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I'm a total beginner in Python, and my programming at the moment is crude and dirty to say the least, but my solution was to use a combination of the basic commands I learnt in early tutorials:

SomeList = [1,2,3,4,5,6,7,8,10]
Rem = [0,5,7]

for i in Rem:
    SomeList[i]='!' # mark for deletion

for i in range(0,SomeList.count('!')):
    SomeList.remove('!') # remove
print SomeList

Obviously, because of having to choose a "mark-for-deletion" character, this has its limitations.

As for the performance as the size of the list scales, I'm sure that my solution is sub-optimal. However, it's straightforward, which I hope appeals to other beginners, and will work in simple cases where SomeList is of a well-known format, e.g., always numeric...

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4  
in python it is rare to capitalise variable names. – Hans Then Sep 15 '12 at 22:25
1  
instead of using '!' as your special character, use None. This keeps every character valid and frees up your possiblities – portforwardpodcast Nov 14 '15 at 0:22

You can use numpy.delete as follows:

import numpy as np
a = ['a', 'l', 3.14, 42, 'u']
I = [0, 2]
np.delete(a, I).tolist()
# Returns: ['l', '42', 'u']

If you don't mind ending up with a numpy array at the end, you can leave out the .tolist(). You should see some pretty major speed improvements, too, making this a more scalable solution. I haven't benchmarked it, but numpy operations are compiled code written in either C or Fortran.

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general solution when elements are not consecutive +1 – uoɥʇʎPʎzɐɹC Jun 23 at 22:17

here is another method which removes the elements in place. also if your list is really long, it is faster.

>>> a = range(10)
>>> remove = [0,4,5]
>>> from collections import deque
>>> deque((list.pop(a, i) for i in sorted(remove, reverse=True)), maxlen=0)

>>> timeit.timeit('[i for j, i in enumerate(a) if j not in remove]', setup='import random;remove=[random.randrange(100000) for i in range(100)]; a = range(100000)', number=1)
0.1704120635986328

>>> timeit.timeit('deque((list.pop(a, i) for i in sorted(remove, reverse=True)), maxlen=0)', setup='from collections import deque;import random;remove=[random.randrange(100000) for i in range(100)]; a = range(100000)', number=1)
0.004853963851928711
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+1: Interesting use of deque to perform a for action as part of an expression, rather than requiring a "for ..:" block. However, for this simple case, I find Nikhil's for block more readable. – ToolmakerSteve Dec 14 '13 at 20:43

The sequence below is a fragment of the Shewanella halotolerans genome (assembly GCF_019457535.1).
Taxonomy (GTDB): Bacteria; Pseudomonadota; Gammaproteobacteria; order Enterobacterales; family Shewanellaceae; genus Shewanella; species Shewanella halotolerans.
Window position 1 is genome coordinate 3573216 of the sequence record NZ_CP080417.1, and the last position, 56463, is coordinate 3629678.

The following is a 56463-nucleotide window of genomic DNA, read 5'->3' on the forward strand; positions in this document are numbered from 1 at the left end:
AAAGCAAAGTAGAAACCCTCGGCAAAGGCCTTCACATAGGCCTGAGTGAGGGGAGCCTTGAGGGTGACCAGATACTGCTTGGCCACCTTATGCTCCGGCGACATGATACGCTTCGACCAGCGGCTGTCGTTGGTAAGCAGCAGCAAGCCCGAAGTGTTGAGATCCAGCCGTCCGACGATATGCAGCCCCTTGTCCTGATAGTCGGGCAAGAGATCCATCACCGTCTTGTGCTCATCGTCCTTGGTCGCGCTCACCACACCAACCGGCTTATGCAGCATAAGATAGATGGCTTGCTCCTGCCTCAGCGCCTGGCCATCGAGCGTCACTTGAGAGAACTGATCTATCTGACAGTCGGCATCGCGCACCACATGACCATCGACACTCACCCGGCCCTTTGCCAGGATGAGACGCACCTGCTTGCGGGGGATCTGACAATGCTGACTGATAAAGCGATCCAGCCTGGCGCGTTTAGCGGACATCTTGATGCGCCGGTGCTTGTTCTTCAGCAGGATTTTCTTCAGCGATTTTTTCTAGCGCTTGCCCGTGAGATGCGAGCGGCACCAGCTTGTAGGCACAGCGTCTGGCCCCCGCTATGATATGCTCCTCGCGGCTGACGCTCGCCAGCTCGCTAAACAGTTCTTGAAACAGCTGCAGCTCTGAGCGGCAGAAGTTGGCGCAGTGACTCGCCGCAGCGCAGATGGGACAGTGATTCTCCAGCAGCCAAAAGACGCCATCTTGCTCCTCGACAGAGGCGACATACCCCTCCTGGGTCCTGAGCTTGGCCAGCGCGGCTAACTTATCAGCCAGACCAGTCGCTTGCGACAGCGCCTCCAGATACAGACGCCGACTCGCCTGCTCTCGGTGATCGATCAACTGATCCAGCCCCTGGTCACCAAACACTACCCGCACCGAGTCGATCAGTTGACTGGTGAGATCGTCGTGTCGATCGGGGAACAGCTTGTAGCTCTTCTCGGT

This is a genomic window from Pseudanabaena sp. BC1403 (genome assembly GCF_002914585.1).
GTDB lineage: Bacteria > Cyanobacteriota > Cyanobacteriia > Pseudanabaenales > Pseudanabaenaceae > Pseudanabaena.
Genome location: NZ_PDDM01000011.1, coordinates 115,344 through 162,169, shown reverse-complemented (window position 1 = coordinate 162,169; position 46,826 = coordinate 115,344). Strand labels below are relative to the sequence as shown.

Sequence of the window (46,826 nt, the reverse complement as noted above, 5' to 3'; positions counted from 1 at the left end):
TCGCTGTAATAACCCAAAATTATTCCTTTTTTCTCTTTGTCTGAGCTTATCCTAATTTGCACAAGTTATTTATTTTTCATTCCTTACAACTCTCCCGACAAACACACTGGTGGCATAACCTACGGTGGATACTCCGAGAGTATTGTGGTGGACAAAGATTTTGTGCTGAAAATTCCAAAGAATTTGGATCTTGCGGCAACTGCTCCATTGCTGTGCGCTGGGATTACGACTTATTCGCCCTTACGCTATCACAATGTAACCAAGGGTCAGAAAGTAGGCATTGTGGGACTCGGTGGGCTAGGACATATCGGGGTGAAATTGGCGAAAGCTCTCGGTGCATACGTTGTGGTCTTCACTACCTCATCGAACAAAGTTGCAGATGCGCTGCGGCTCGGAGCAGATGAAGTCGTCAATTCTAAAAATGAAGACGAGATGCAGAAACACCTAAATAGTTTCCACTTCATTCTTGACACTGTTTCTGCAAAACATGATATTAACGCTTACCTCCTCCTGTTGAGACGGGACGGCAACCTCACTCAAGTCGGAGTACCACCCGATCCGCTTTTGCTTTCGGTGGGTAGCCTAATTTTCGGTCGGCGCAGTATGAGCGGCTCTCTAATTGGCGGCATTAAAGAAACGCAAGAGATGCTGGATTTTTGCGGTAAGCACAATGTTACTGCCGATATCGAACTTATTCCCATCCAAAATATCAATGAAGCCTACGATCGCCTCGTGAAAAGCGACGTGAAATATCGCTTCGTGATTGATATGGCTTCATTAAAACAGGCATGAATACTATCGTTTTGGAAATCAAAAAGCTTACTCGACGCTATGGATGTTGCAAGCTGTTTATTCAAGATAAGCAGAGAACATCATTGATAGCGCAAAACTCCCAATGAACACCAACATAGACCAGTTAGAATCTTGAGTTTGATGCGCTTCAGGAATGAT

This has been mentioned, but somehow nobody managed to actually get it right.

On O(n) solution would be:

indices = {0, 2}
somelist = [i for j, i in enumerate(somelist) if j not in indices]

This is really close to SilentGhost's version, but adds two braces.

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This is not O(n) if you count the lookups that take log(len(indices)) for each iteration. – Mad Physicist Oct 20 '15 at 19:34
    
@MadPhysicist j not in indices is O(1). – Veedrac Oct 21 '15 at 0:21
    
I am not sure how you get that number. Since indices is a set, j not in indices still requires lookup, which is O(log(len(indices))). While I agree that a lookup in a 2-element set qualifies as O(1), in the general case it will be O(log(N)). Either way O(N log(N)) still beats O(N^2). – Mad Physicist Oct 21 '15 at 12:44
1  
@MadPhysicist j not in indices is O(1), seriously. – Veedrac Oct 21 '15 at 12:51

Here is an alternative, that does not use enumerate() to create tuples (as in SilentGhost's original answer).

This seems more readable to me. (Maybe I'd feel differently if I was in the habit of using enumerate.) CAVEAT: I have not tested performance of the two approaches.

# Returns a new list. "lst" is not modified.
def delete_by_indices(lst, indices):
    indices_as_set = set(indices)
    return [ lst[i] for i in xrange(len(lst)) if i not in indices_as_set ]

NOTE: Python 2.7 syntax. For Python 3, xrange => range.

Usage:

lst = [ 11*x for x in xrange(10) ]
somelist = delete_by_indices( lst, [0, 4, 5])

somelist:

[11, 22, 33, 66, 77, 88, 99]

--- BONUS ---

Delete multiple values from a list. That is, we have the values we want to delete:

# Returns a new list. "lst" is not modified.
def delete__by_values(lst, values):
    values_as_set = set(values)
    return [ x for x in lst if x not in values_as_set ]

Usage:

somelist = delete__by_values( lst, [0, 44, 55] )

somelist:

[11, 22, 33, 66, 77, 88, 99]

This is the same answer as before, but this time we supplied the VALUES to be deleted [0, 44, 55].